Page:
What a wonderful experience it has been putting together this issue which focuses on the delightful theme of Fabric! The poetry, fiction and non-fiction in this month’s issue deal with not just diverse but very interesting facets of clothing. In addition, we have a book review, an album review and a movie review lined up for you in The Lounge! With a good mix of thematic and non-thematic stuff on offer, we can’t wait for you to get started with this edition! Go ahead, read and let us know how you liked this month’s issue on the theme ‘Fabric Tales’!
This poem by Shreenidhi Rajagopalan is about silk, and the familiar images of the women in our lives it evokes. It talks about how we try to mould ourselves into those we grow up admiring, how we know we can’t and how we attempt to, anyway.
Chandramohan Nair takes a light-hearted look at his sartorial journey of sixty years and offers his mantra for navigating the world of fashion.
Is the quilt woven from a lover’s memories enough to fill the void from her departure? Malcolm Carvalho writes a poem.
Hand-me-downs and “swapping” clothes were a quintessential part of growing up in the 80s and 90s, and of college life. Vani recollects instances of sharing clothes and why she thinks it brings people closer.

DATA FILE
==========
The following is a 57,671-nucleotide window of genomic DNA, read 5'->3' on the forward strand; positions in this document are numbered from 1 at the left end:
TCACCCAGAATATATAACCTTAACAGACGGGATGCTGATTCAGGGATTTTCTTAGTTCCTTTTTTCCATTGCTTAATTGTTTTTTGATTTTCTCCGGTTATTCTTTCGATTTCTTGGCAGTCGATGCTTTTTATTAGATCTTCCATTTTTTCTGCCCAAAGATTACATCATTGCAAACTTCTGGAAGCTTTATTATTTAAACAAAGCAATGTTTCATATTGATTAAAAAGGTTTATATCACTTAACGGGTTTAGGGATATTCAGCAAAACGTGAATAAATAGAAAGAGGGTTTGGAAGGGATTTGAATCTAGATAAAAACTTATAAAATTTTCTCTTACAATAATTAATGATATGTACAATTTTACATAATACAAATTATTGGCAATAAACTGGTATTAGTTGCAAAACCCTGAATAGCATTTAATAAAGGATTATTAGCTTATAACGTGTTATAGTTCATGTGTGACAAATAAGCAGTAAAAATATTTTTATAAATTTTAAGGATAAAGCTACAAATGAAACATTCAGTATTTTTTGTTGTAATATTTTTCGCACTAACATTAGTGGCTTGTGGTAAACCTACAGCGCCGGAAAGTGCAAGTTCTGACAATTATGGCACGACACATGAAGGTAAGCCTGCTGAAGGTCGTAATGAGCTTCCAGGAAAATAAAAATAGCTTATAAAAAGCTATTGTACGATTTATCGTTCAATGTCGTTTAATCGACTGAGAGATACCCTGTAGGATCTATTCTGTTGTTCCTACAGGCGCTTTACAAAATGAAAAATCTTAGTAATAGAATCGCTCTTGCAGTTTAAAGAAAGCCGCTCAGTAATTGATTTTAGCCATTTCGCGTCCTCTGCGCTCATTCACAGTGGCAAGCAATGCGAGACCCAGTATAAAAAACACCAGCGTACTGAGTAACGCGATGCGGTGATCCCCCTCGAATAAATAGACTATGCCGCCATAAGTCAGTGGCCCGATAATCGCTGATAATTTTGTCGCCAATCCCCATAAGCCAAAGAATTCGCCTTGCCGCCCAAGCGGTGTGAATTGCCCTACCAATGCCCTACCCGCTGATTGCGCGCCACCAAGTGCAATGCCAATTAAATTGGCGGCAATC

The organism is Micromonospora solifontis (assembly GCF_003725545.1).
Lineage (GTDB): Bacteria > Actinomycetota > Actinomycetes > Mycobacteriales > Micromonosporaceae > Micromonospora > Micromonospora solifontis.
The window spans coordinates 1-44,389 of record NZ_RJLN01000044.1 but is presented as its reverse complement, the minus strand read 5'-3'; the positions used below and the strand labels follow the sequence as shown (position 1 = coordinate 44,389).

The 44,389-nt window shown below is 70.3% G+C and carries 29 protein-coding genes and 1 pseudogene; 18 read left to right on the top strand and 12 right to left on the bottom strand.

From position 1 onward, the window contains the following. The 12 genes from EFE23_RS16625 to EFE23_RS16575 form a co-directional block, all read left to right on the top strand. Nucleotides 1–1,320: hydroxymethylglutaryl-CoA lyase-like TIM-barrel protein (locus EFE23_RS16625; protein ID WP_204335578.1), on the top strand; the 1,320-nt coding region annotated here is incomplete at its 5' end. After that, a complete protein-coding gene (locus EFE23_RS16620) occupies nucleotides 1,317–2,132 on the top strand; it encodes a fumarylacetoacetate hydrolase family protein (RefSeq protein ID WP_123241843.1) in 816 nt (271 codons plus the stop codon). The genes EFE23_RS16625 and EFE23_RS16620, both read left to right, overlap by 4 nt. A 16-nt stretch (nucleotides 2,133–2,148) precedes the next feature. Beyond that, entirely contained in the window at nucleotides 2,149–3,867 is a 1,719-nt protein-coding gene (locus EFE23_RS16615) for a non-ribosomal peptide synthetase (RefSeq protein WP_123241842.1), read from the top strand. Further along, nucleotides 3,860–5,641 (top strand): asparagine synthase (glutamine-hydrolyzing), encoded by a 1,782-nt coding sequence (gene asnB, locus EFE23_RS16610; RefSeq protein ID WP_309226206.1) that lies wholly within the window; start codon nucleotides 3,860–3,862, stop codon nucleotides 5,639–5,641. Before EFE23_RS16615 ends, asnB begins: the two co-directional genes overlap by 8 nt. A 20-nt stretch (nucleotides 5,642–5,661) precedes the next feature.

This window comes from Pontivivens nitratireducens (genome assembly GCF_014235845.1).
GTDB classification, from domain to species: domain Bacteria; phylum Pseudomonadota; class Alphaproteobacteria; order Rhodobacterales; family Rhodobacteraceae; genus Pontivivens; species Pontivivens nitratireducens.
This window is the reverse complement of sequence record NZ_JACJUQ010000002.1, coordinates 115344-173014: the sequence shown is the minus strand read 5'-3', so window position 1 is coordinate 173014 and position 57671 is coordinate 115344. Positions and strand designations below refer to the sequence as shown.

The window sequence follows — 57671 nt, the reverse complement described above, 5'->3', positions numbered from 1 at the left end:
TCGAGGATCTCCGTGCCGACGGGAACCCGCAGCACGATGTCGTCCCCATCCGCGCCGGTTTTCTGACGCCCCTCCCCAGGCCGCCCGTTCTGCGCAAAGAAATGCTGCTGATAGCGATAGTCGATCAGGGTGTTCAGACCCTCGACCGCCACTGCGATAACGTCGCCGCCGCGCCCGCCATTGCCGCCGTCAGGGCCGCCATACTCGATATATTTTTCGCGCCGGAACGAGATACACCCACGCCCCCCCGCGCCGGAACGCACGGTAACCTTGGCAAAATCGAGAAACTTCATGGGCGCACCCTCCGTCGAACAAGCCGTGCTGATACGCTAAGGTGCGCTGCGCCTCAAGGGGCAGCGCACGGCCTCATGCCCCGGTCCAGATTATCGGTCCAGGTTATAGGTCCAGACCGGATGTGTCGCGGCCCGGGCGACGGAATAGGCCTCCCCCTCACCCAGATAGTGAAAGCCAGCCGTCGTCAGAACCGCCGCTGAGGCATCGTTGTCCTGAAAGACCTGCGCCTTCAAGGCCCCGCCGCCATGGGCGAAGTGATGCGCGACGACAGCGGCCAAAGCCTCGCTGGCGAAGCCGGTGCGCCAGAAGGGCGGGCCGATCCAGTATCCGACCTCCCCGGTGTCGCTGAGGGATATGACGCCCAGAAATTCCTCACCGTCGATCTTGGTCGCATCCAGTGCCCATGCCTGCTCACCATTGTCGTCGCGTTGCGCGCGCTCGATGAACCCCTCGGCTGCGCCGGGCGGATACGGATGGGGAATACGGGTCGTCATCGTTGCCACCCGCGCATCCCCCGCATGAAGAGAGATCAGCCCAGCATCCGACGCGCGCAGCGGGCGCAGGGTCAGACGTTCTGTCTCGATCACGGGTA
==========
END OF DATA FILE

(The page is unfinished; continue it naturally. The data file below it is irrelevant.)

A man talks about his interesting relationship with a yellow shirt in this poem by Saikat Das.
In this story by Anuradha, an army man reminisces about his experiences during a train journey, where he met a vibrant young mother who wove vivid patterns on clothes for a living. Dreamy by nature, but rooted to reality, the woman has left a lasting impression on him.
From frocks stitched by her mother to owning beautiful Chettinad Cotton sarees, Anupama Krishnakumar traces the journey of her tryst with fabric and that of her ever-growing wardrobe.
Swapnil’s story is of an adventure that hinges on a chunni and its red colour. A village girl notices an impending train disaster and tries to stop it by using the chunni as a stop sign. Will she succeed?
India is a land of rich culture and heritage. This piece brings you the story of one such striking heritage from the western part of the country as experienced by the author, ARTOHUS.
Sunaina’s poem underscores the theme of betrayal and sexual violence through the imagery of black fabric. It plays upon the diverse connotations attached to the colour highlighting its sensuous appeal through black saree as well as its demonic intent.